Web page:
The Devonshire Cemetery contains 153 graves of which ten are unknown.
Lieutenant William Noel Hodgson M.C.
Amongst those buried in the cemetery is Lieutenant William Noel Hodgson M.C., 9th Battalion Devonshire Regiment who was killed in action July 1, 1916 aged 23. He was known as one of the war poets. He was the son of the Vicar of Thornbury and the youngest of four children, all of whom were talented. He won a scholarship to Durham School and subsequently to Christchurch College, Oxford to read Classics and gained a First in Classical Moderations in 1913. He was commissioned in 1915 and was posted to Festubert and at Vermelles in 1915. He was awarded the Military Cross. He was on the Somme in spring 1916. A few days before the Big Push on the July 1 he wrote his last poem ‘Before Action’ from which the last line ‘Help me to die, O Lord’ has immortalised him.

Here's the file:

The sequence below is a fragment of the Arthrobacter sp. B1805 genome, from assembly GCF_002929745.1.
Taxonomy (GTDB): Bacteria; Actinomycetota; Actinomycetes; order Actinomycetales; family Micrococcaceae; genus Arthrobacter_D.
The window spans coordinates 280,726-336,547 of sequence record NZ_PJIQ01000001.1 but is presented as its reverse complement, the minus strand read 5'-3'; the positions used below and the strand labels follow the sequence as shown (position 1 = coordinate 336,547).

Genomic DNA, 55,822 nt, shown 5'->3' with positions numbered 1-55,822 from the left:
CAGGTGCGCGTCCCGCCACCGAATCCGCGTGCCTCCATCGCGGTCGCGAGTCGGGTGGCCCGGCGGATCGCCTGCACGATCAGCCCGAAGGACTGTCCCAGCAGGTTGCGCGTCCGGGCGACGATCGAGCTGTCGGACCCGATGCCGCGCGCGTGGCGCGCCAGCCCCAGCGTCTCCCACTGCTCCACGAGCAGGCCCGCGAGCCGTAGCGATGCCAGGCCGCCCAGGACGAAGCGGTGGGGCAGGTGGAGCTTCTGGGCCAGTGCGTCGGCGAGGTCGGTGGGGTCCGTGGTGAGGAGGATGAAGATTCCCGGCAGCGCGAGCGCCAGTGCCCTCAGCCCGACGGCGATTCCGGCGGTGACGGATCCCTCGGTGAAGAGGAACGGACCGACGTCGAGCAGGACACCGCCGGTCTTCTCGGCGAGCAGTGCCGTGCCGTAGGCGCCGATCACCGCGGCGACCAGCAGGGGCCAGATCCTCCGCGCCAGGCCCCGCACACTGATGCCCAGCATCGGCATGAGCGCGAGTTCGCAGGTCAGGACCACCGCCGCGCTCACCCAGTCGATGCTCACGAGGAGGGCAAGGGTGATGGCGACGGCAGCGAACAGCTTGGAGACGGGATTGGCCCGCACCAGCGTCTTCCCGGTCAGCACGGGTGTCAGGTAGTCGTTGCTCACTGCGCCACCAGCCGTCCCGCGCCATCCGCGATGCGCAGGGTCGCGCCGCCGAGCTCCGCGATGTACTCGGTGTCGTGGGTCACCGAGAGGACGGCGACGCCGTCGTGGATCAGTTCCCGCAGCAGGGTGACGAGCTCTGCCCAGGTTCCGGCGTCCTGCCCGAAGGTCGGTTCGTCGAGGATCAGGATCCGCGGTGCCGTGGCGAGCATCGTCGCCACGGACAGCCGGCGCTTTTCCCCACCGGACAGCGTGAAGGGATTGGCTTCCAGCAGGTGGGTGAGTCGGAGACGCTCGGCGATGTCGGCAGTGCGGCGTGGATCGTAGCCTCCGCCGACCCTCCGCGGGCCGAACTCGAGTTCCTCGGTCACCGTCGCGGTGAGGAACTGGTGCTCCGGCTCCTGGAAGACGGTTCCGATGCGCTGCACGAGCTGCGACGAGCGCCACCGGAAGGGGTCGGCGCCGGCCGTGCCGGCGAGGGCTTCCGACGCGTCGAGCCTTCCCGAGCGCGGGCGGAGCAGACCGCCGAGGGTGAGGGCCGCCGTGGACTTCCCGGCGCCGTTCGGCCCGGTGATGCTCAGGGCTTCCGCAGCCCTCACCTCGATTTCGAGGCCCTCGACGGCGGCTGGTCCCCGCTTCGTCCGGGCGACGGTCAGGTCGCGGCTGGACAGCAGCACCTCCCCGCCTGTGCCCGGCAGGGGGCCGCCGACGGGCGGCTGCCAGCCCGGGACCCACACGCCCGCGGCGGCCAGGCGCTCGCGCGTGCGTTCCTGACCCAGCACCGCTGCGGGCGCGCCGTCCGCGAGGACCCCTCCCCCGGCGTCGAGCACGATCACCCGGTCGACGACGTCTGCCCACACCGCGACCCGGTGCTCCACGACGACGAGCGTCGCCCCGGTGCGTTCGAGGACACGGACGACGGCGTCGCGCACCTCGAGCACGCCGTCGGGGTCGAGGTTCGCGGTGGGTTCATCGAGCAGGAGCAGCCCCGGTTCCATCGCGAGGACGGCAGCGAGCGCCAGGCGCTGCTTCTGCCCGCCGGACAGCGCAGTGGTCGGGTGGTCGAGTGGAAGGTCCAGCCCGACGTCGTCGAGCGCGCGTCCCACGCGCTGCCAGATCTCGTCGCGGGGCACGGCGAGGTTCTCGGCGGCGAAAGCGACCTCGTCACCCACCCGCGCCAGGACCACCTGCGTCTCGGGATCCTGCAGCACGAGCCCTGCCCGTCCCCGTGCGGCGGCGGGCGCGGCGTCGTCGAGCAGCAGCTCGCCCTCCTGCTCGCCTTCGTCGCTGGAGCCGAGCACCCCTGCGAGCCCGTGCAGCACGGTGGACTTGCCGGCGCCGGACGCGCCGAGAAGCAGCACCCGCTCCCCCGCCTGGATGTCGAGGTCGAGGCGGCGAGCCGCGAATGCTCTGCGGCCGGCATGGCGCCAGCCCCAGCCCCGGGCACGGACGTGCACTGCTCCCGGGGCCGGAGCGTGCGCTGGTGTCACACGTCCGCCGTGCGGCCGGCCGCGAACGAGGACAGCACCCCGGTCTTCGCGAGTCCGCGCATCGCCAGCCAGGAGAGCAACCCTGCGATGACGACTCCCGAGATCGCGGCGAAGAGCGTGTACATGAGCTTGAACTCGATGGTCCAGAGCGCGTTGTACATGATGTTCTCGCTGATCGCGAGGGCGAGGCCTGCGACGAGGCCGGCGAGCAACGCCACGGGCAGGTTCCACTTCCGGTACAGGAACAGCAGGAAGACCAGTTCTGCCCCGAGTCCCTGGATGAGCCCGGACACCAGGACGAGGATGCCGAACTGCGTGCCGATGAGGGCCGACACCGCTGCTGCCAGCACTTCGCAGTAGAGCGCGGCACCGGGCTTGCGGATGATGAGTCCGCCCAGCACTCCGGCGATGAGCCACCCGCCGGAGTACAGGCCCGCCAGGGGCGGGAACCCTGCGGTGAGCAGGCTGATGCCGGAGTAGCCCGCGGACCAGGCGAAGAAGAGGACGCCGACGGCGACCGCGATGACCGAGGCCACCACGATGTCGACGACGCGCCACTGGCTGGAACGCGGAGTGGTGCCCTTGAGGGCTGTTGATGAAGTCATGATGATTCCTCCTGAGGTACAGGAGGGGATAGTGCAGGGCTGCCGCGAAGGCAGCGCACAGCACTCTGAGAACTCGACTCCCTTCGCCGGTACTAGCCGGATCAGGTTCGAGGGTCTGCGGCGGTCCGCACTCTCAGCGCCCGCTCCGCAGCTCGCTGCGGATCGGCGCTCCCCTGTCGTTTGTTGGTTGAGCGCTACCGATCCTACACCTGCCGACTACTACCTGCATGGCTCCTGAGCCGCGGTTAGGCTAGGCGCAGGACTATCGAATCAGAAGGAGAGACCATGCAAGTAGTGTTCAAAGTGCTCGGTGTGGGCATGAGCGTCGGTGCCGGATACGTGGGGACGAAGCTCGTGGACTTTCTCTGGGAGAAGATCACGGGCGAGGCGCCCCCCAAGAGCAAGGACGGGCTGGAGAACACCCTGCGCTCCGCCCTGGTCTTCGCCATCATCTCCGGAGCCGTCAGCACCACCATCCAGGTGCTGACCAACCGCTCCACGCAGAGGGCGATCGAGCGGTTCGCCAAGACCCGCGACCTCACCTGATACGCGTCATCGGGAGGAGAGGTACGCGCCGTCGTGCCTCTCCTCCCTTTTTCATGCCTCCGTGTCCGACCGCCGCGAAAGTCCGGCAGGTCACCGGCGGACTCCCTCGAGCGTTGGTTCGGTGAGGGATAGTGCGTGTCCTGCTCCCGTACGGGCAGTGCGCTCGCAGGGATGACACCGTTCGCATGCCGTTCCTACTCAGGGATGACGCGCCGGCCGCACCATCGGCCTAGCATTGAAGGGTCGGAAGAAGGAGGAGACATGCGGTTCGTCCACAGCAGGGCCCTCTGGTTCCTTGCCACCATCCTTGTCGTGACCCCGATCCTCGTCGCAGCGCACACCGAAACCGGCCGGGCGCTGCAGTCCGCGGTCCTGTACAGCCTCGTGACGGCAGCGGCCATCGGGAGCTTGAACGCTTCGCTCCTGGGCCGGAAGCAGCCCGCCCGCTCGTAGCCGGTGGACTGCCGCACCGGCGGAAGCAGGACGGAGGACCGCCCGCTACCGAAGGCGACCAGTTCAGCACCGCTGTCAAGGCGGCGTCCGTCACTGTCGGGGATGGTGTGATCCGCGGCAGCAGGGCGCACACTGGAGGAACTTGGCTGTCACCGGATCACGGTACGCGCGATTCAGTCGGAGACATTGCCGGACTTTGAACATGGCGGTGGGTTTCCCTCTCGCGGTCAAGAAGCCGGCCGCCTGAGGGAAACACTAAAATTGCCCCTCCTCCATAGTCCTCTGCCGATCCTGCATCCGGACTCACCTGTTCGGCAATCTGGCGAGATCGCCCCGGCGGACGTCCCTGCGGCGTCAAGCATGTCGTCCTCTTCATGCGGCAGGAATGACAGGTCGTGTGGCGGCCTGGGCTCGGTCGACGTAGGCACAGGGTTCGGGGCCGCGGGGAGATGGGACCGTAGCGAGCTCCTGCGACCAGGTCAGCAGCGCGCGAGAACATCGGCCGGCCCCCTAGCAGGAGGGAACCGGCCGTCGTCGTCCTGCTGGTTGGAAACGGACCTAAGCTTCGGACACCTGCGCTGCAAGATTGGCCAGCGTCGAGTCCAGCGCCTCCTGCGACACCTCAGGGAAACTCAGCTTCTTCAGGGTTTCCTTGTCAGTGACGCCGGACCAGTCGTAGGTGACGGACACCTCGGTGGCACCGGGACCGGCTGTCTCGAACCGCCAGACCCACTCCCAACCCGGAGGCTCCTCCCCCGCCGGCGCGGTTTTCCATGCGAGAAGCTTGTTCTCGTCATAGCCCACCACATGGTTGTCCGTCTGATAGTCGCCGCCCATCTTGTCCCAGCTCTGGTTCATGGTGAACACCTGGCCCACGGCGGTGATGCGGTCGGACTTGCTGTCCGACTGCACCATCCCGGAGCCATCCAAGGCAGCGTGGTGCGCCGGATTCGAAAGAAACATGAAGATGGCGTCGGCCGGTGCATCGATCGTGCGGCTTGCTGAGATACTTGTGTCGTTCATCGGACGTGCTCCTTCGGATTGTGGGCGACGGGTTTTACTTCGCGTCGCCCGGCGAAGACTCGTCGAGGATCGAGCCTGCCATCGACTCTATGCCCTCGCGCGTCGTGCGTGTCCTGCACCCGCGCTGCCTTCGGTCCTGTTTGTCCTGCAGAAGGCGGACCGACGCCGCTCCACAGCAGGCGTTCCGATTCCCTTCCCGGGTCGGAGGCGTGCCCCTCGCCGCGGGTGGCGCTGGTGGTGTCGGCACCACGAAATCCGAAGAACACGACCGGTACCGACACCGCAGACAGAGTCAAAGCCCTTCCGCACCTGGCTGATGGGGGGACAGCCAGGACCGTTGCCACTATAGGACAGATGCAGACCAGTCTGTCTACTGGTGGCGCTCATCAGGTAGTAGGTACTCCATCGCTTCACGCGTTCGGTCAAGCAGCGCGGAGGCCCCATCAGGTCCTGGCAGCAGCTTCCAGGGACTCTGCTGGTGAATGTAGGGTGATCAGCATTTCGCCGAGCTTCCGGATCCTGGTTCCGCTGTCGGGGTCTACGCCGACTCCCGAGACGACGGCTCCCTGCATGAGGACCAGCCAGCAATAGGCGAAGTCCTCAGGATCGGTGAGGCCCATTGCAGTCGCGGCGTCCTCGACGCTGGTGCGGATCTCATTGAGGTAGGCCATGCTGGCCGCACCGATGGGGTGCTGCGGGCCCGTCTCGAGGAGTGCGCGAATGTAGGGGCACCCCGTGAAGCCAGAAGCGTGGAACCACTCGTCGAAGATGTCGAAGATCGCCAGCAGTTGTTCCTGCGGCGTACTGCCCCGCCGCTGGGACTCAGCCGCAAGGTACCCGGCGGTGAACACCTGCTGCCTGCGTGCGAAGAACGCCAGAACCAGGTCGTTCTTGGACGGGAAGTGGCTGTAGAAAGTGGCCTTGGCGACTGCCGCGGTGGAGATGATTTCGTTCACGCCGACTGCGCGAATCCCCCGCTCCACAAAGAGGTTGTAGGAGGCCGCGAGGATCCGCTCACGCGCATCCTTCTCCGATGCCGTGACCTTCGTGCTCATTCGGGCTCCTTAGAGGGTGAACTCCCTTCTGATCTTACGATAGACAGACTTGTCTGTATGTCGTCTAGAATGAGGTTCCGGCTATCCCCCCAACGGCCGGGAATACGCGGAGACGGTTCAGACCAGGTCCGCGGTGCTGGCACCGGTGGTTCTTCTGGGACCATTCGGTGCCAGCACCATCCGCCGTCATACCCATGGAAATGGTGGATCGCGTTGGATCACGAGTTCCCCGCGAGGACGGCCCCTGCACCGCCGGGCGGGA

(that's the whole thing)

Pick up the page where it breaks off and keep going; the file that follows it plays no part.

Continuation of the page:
Captain Duncan Lenox Martin
Also buried in the cemetery is Captain Duncan Lenox Martin, 9th Battalion Devonshire Regiment, killed in action July 1, 1916 aged 30. While on leave prior to the attack on the July 1, Captain Martin had made a plasticine model of the area concerned in the coming advance. The 9th Battalion was to attack in a northwesterly direction parallel to the main road. His model showed that the leading waves would be subjected to enfilade fire from a machine-gun post sited in Mametz Civil cemetery if not destroyed during the preliminary bombardment. This proved to be the case and Martin reported this to his superiors. It was not possible to change the well-laid plans and Captain Martin fell with many of his men during the first few yards of the advance.